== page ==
After deposition, annealing treatments were performed in two types of forming atmospheres. To guarantee the comparability, as-grown films were cut into 4 pieces, and two pieces of samples were annealed in Zn vapor and the others in the vacuum. For the Zn vapor annealing, samples were placed in quartz tubes with metallic Zn powder (99.999 %) and then vacuum-sealed at a pressure of less than 5 × 10−2 Torr. Annealing was performed in a box furnace at 600 oC for 12 h. To check reproducibility, experiments were repeated three times and the results were averaged.

    The microstructures of obtained films were characterized by an X-ray diffraction (XRD, Philip 4-crystal triple axis system) operated at 40 kV and 30 mA using Ni-filtered Cu Kα radiation and a field-emission scanning electron microscopy (JSM-6710F JEOL). The electrical properties of the MgGaZnO films were measured by a Hall measurement system (M/N #7707_LVWR, Lake Shore Cryotronic Inc.) using a Van der Pauw geometry at room temperature. Optical transmittance spectra were recorded using an UV-Visible spectrophotometer (VARIAN Technologies) and the calibration of the spectrophotometer was pre-performed to exclude a contribution from the substrate before measurement.

    3. Results and Discussions

    Fig. 1 shows the resistivity (ρ), carrier concentration (n), and Hall mobility (μ) of the Ga0.04Mg0.10Zn0.86O films sputtered at different working pressures, (a) in the Ar plasma and (b) in the O2 plasma. It is observed that all the films exhibit n-type conductivity and the electrical properties are strongly dependent on the growth ambient. The resistivity of the films sputtered at 0.3 Pa increases from 2.0 × 10−2 Ω·cm for Ar to 1.6 × 102 Ω·cm for O2, with an abrupt reduction in the carrier concentration and mobility from 1.2 × 102 cm−3 and 2.7 cm2/Vs for Ar to 5.3 × 1016 cm−3 and 0.75 cm2/Vs for O2.

    It is also observed that the mobility slightly increases and, as a result, the resistivity decreases with the decreasing pressure. The electron mobility and the resistivity changes from 0.6 cm2/Vs and 1.0 × 10−1 Ω·cm at 2 Pa to 2.7 cm2/ Vs and 2.0 × 10−2 Ω·cm at 0.3 Pa for the films grown in the Ar plasma [Fig. 1(a)] and from 0.2 cm2/Vs and 3.4 × 102 Ω·cm at 2 Pa to 0.7 cm2/Vs and 1.6 × 102 Ω·cm at 0.3 Pa for the GaMgZnO films grown in the O2 plasma [Fig. 1(b)]. The carrier concentration is not critically affected by the pressure.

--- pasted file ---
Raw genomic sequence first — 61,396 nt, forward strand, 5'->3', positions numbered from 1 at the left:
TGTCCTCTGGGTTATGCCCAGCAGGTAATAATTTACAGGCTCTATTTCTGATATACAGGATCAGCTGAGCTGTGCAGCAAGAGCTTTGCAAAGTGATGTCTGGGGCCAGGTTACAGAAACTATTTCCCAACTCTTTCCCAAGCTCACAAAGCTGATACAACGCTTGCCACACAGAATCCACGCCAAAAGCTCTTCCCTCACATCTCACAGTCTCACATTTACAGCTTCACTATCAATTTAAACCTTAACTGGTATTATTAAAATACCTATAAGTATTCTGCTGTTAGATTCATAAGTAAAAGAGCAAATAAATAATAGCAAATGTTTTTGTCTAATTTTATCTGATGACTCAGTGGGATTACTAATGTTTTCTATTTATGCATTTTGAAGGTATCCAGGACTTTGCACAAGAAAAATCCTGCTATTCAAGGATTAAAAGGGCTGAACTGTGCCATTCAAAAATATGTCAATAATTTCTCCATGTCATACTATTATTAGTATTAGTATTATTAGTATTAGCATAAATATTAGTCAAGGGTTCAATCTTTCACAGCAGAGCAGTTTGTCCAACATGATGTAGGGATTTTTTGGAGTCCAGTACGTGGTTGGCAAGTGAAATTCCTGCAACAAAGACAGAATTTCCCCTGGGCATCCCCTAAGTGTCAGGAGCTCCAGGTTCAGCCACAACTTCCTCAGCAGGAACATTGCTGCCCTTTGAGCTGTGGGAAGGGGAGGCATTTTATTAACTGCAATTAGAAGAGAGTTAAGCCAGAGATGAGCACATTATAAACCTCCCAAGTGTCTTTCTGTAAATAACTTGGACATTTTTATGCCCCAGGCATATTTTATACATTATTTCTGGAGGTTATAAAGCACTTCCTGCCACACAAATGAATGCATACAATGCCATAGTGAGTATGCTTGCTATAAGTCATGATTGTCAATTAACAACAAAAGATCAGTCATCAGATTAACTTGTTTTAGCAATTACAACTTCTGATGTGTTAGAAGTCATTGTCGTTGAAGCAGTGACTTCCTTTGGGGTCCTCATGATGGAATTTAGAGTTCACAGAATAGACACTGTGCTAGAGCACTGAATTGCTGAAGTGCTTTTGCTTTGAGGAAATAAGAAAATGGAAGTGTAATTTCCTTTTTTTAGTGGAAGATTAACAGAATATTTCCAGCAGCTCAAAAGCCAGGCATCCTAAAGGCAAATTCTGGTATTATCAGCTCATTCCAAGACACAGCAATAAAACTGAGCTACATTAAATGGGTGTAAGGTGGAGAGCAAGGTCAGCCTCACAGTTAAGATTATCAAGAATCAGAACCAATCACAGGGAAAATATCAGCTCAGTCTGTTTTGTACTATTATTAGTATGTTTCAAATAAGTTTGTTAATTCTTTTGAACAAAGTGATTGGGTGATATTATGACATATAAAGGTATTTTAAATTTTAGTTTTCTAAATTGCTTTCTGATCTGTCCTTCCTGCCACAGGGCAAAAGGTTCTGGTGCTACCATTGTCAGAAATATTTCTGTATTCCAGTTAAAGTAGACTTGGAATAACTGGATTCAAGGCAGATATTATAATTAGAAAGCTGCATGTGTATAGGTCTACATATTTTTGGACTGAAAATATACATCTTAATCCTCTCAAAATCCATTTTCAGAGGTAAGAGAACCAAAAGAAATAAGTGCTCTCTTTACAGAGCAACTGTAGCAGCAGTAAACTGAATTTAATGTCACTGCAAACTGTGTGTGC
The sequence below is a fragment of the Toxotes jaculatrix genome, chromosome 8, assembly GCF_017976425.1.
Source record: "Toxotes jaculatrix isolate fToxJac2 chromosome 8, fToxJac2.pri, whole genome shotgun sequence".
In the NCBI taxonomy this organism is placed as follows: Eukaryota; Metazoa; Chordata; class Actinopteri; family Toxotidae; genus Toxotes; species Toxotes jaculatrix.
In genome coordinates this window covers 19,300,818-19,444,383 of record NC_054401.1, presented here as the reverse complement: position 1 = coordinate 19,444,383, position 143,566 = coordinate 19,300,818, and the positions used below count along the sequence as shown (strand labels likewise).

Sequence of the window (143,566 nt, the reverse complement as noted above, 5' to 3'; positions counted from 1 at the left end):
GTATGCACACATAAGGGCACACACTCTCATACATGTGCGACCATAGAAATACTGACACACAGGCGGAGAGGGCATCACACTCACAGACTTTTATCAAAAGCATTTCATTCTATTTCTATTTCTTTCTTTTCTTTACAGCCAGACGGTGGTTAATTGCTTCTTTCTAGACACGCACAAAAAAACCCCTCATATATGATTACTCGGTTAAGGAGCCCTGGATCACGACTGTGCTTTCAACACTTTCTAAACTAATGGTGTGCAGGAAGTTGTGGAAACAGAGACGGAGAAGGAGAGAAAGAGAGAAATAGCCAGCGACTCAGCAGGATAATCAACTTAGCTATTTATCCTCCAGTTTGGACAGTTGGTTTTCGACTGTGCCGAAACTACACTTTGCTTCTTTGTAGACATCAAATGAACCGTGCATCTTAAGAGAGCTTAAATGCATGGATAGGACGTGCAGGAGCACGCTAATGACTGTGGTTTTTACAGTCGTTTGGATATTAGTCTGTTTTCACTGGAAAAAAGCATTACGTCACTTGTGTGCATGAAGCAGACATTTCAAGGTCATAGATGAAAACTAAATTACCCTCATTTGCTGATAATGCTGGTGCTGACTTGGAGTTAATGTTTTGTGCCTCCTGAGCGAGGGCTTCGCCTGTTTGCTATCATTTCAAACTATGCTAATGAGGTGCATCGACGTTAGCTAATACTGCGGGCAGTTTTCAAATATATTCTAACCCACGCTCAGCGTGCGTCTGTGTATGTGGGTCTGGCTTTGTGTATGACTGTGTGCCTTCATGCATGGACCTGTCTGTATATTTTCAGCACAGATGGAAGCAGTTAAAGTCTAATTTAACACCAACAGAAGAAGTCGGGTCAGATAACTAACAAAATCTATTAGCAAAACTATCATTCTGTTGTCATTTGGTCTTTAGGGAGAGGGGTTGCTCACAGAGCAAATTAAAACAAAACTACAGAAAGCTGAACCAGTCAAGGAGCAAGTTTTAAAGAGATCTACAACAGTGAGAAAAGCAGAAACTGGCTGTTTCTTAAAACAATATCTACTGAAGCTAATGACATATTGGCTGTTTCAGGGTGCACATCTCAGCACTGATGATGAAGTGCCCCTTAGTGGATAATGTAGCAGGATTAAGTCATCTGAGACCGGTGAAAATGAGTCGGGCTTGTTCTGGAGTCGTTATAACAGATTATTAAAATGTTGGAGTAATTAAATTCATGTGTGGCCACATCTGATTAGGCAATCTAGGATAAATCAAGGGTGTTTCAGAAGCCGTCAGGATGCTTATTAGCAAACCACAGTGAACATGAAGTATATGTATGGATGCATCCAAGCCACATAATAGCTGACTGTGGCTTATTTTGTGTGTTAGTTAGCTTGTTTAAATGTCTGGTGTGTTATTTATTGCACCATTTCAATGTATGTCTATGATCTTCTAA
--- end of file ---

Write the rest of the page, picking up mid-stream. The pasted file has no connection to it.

It is believed that the observed change would be related to the variation of the species and concentration of the points defects during the sputter process. It has been reported that the oxygen vacancy (Vo, donor) and the Zn vacancy (VZn, acceptor) are the dominant defects within the sputter grown ZnO-related thin films. 10-14) It is believed that the GaMgZnO films grown in Ar plasma would have a sizable amount of free electrons, emitted from the Ga dopant donors (GaZn) and the Vo donors. The carrier concentration would be substantially reduced by adding O2 to the sputter plasma, as the formation of the Vo donors would be suppressed and the VZn acceptors would be formed to compensate the GaZn donors. The mobility slightly decreases with the O2 addition due to the formation of the defects such as VZn and the GaZn+ ionized donors.

    As to the pressure effects, it has been reported in the case of the undoped ZnO and the Ga-doped ZnO films that the films with an improved microstructure with larger grain sizes and reduced amount of loosely bound oxygen atoms are obtained at low working pressures, increasing the electron mobility.12)

    Fig. 2 displays optical transmittance spectra of the GaMgZnO films grown at various working pressures within (a) Ar plasma and (b) O2 plasma. It is observed that all the films are highly transparent in the visible region of 370 ~ 800 nm and the multi-absorption edge is not found in all spectra, denoting that the films are composed of a single wurtzite phase. It is also noticed in Fig. 2 that the films grown in O2 plasma shows lower cut-off energy, which is related to the lower carrier concentration. This point will be further discussed later.